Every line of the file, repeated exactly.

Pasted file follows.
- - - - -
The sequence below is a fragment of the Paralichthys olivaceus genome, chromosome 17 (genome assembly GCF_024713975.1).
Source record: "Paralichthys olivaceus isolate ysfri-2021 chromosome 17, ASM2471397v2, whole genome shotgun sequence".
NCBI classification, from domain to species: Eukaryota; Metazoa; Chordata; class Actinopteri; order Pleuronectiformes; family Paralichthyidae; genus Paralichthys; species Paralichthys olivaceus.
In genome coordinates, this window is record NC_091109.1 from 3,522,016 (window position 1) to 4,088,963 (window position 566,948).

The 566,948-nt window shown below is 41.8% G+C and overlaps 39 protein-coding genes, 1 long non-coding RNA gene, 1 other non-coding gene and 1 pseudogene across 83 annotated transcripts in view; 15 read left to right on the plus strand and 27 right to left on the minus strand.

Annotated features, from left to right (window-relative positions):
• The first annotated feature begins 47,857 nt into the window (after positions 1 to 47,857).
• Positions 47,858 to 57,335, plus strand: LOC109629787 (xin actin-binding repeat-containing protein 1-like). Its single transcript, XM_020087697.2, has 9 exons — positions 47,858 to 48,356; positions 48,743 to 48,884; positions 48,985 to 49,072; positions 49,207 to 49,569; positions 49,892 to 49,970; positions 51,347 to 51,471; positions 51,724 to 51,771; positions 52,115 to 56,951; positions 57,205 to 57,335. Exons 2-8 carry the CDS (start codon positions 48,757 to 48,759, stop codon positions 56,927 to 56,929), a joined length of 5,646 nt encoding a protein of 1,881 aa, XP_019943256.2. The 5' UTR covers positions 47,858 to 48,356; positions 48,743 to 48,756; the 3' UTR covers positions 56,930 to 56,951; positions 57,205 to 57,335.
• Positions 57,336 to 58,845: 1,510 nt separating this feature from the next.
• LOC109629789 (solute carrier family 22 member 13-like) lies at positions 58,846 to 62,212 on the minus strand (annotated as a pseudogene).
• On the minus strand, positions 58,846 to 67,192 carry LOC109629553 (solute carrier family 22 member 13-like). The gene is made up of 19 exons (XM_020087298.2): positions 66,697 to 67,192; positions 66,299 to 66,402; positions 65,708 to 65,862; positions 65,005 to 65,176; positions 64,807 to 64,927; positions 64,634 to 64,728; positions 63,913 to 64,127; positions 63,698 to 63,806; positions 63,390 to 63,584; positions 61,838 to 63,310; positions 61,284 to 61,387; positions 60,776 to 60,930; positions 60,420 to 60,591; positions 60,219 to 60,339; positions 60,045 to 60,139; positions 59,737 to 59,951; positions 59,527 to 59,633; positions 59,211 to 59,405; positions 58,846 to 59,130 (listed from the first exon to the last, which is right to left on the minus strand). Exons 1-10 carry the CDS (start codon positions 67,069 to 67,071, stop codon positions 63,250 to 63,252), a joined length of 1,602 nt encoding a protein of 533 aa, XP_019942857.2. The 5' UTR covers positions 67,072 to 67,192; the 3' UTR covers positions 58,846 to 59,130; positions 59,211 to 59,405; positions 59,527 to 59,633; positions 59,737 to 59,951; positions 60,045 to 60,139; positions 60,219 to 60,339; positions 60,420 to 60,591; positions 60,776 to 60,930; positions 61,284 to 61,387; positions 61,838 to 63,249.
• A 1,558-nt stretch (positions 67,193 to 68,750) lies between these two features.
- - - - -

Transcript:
The sequence below is a fragment of the Paralichthys olivaceus genome, chromosome 17 (genome assembly GCF_024713975.1).
Source record: "Paralichthys olivaceus isolate ysfri-2021 chromosome 17, ASM2471397v2, whole genome shotgun sequence".
NCBI classification, from domain to species: Eukaryota; Metazoa; Chordata; class Actinopteri; order Pleuronectiformes; family Paralichthyidae; genus Paralichthys; species Paralichthys olivaceus.
In genome coordinates, this window is record NC_091109.1 from 3,522,016 (window position 1) to 4,088,963 (window position 566,948).

The 566,948-nt window shown below is 41.8% G+C and overlaps 39 protein-coding genes, 1 long non-coding RNA gene, 1 other non-coding gene and 1 pseudogene across 83 annotated transcripts in view; 15 read left to right on the plus strand and 27 right to left on the minus strand.

Annotated features, from left to right (window-relative positions):
• The first annotated feature begins 47,857 nt into the window (after positions 1 to 47,857).
• Positions 47,858 to 57,335, plus strand: LOC109629787 (xin actin-binding repeat-containing protein 1-like). Its single transcript, XM_020087697.2, has 9 exons — positions 47,858 to 48,356; positions 48,743 to 48,884; positions 48,985 to 49,072; positions 49,207 to 49,569; positions 49,892 to 49,970; positions 51,347 to 51,471; positions 51,724 to 51,771; positions 52,115 to 56,951; positions 57,205 to 57,335. Exons 2-8 carry the CDS (start codon positions 48,757 to 48,759, stop codon positions 56,927 to 56,929), a joined length of 5,646 nt encoding a protein of 1,881 aa, XP_019943256.2. The 5' UTR covers positions 47,858 to 48,356; positions 48,743 to 48,756; the 3' UTR covers positions 56,930 to 56,951; positions 57,205 to 57,335.
• Positions 57,336 to 58,845: 1,510 nt separating this feature from the next.
• LOC109629789 (solute carrier family 22 member 13-like) lies at positions 58,846 to 62,212 on the minus strand (annotated as a pseudogene).
• On the minus strand, positions 58,846 to 67,192 carry LOC109629553 (solute carrier family 22 member 13-like). The gene is made up of 19 exons (XM_020087298.2): positions 66,697 to 67,192; positions 66,299 to 66,402; positions 65,708 to 65,862; positions 65,005 to 65,176; positions 64,807 to 64,927; positions 64,634 to 64,728; positions 63,913 to 64,127; positions 63,698 to 63,806; positions 63,390 to 63,584; positions 61,838 to 63,310; positions 61,284 to 61,387; positions 60,776 to 60,930; positions 60,420 to 60,591; positions 60,219 to 60,339; positions 60,045 to 60,139; positions 59,737 to 59,951; positions 59,527 to 59,633; positions 59,211 to 59,405; positions 58,846 to 59,130 (listed from the first exon to the last, which is right to left on the minus strand). Exons 1-10 carry the CDS (start codon positions 67,069 to 67,071, stop codon positions 63,250 to 63,252), a joined length of 1,602 nt encoding a protein of 533 aa, XP_019942857.2. The 5' UTR covers positions 67,072 to 67,192; the 3' UTR covers positions 58,846 to 59,130; positions 59,211 to 59,405; positions 59,527 to 59,633; positions 59,737 to 59,951; positions 60,045 to 60,139; positions 60,219 to 60,339; positions 60,420 to 60,591; positions 60,776 to 60,930; positions 61,284 to 61,387; positions 61,838 to 63,249.
• A 1,558-nt stretch (positions 67,193 to 68,750) lies between these two features.